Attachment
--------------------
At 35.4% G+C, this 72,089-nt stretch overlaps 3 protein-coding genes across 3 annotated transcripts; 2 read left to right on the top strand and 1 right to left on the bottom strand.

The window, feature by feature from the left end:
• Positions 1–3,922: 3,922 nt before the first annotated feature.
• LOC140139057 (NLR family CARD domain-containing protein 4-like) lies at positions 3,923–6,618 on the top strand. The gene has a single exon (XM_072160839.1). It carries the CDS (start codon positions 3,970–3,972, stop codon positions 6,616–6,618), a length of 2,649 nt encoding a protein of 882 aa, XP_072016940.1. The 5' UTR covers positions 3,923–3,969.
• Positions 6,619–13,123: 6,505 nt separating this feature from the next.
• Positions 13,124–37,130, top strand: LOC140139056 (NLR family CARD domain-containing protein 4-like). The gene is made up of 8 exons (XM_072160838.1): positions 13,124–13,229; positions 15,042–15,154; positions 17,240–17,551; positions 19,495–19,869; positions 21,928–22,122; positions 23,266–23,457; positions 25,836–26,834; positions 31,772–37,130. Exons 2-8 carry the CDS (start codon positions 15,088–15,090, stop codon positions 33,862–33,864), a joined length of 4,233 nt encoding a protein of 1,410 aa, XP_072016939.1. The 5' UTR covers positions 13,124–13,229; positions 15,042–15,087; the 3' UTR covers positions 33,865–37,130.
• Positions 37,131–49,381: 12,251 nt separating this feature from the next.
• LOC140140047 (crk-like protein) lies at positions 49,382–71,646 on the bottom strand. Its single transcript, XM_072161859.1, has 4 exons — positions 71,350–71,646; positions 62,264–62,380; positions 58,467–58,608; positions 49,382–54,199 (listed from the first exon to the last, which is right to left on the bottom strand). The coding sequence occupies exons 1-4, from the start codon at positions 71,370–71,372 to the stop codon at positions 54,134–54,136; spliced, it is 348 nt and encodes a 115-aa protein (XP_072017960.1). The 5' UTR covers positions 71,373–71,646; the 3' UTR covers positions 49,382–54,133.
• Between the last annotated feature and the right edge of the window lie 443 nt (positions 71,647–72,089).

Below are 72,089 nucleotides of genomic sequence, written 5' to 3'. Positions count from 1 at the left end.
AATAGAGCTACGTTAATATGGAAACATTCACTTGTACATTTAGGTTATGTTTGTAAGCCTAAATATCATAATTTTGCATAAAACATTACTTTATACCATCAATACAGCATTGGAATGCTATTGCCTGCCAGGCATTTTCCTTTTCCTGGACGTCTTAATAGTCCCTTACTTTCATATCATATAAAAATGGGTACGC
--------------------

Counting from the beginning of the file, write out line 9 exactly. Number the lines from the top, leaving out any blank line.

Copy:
• Between the last annotated feature and the right edge of the window lie 443 nt (positions 71,647–72,089).